Medical devices are dependent on users and some are designed to be used directly by patients. This panel contributed to the ongoing debate on how to capture and integrate the patient’s view while performing HTA of medical devices and how this can help inform the design of future medical devices, as well as learning from low and middle income countries (LMIC) experiences.

Medical devices differ from drugs in several aspects. Among others, medical devices are much more dependent by users and their operational environment than drugs. Several aspects of medical devices real use and lifecycle requirements are not captured by traditional HTA methods. For instance, properly capturing the patient perspective while dealing with acceptance, usabililty, affordability, ease of use, ease of calibration, or maintenance is crucial to identify the optimal medical devices, beyond cost-effectiveness and willingness to pay. Moreover, the correct context-aware assessment (medical devices and the environment where it is supposed to be operationalized) of use and care is fundamental to ensure good levels of safety, quality, effectiveness, and performance.

Nonetheless, current methods of HTA are missing part of this information, which for medical devices is much more impactful than for drugs. This becomes much more relevant in two cases: when a medical device is designed to be used by patients, especially if older and possibly less skilled in the use of technologies; when medical devices are used in lower income counries, where minimum requirements (e.g., structural, organizational, and technological) are not guaranteed. For instance, medical devices designed in Europe to be used by highly specialized personnel in safe and clean medical settings are often used in LMIC by non-specialized personnel and in less safe or hygienic conditions.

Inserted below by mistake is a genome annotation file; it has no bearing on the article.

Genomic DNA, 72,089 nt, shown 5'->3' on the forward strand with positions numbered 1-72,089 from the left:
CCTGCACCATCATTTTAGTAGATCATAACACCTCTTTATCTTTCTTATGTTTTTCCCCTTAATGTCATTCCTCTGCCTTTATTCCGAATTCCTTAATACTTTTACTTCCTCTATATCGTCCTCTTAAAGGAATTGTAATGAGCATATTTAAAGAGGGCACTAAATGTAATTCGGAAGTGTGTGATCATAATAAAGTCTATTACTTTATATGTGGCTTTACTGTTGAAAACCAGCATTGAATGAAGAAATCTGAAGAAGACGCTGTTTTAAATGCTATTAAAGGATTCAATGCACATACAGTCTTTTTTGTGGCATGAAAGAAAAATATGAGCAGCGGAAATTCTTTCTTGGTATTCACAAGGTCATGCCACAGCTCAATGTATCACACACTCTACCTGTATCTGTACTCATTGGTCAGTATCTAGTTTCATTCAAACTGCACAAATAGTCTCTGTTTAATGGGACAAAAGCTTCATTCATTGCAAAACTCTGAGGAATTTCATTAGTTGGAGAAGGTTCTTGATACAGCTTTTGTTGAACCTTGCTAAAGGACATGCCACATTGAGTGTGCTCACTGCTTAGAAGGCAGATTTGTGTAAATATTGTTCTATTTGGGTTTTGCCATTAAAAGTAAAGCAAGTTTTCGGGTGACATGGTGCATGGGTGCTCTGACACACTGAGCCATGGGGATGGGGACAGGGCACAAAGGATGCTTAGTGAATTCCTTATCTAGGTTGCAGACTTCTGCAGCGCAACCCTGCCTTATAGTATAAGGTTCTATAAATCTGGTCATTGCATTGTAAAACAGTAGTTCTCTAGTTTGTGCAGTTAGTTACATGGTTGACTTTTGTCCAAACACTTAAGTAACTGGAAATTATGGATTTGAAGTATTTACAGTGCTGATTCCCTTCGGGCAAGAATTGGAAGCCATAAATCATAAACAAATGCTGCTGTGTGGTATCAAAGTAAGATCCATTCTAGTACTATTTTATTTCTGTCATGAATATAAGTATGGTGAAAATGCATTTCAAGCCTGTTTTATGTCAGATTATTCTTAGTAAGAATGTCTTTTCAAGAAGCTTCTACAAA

Medical devices designed to be used at home or by non-specialized healthcare workers or in LMIC should be conceived to be independent by users and setting. Biomedical engineering, human factor methods, and user elicitation experts can help capture this information, which can be aggregated using multi-criteria decision making (MCDA) methods. HTA methods and experts should better consider those dimensions to properly respond to those challenges.

The panel session was chaired by Dr. Leandro Pecchia, Chair of the HTA Division of the International Federation of Medical and Biological Engineering (IFMBE, UK), and Neil Bertelsen, Interest Group Patient and Citizen Involvement (Germany), who introduced the problem from the patient perspective and facilitate the discussion among experts from different backgrounds:

  • Adriana Velazquez Berumen (WHO, Ginevra): “An overview of the factors affecting medical device effectiveness and safety in low-middle income settings”
  • Ken Bond (CADTH Canada): “Incorporating patient perspectives in Canadian HTAs”
  • Rhona Mijumbi-Deve (Africa Center for Systematic Reviews and Knowledge Translation, Uganda): “Strategic user engagement in decision making in LMICs: Lessons from Uganda”
  • Francesca Moccia (Cittadinanzattiva, Italy): “Patient involvement in HTA: opportunities and barriers”
  • Leandro Pecchia (IFMBE HTA Division and University of Warwick, UK): “MCDA for user need elicitation in HTA and medical device challenges in LMICs”
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